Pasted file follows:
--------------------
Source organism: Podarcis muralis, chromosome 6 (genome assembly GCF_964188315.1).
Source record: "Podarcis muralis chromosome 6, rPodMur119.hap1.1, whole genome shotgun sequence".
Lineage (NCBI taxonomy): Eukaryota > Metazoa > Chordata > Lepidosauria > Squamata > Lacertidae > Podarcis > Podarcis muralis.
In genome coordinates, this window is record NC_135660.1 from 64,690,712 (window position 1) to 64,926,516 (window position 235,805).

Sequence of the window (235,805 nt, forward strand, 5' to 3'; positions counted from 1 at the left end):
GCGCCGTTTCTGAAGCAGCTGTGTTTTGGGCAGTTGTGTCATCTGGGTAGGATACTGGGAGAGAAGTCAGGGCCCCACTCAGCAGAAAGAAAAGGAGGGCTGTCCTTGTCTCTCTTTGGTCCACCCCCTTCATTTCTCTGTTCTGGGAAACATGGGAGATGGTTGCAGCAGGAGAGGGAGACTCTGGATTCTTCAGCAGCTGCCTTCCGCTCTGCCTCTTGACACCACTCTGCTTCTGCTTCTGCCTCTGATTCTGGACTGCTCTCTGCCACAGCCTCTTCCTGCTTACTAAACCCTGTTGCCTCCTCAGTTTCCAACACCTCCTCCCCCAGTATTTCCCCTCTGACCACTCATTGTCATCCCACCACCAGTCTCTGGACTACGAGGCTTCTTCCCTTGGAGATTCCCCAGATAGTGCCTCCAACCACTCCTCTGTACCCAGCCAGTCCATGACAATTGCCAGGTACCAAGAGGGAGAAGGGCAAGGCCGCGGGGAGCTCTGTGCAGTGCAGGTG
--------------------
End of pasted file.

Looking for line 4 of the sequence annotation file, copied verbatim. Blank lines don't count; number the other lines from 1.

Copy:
In genome coordinates, this window is record NC_135660.1 from 64,690,712 (window position 1) to 64,926,516 (window position 235,805).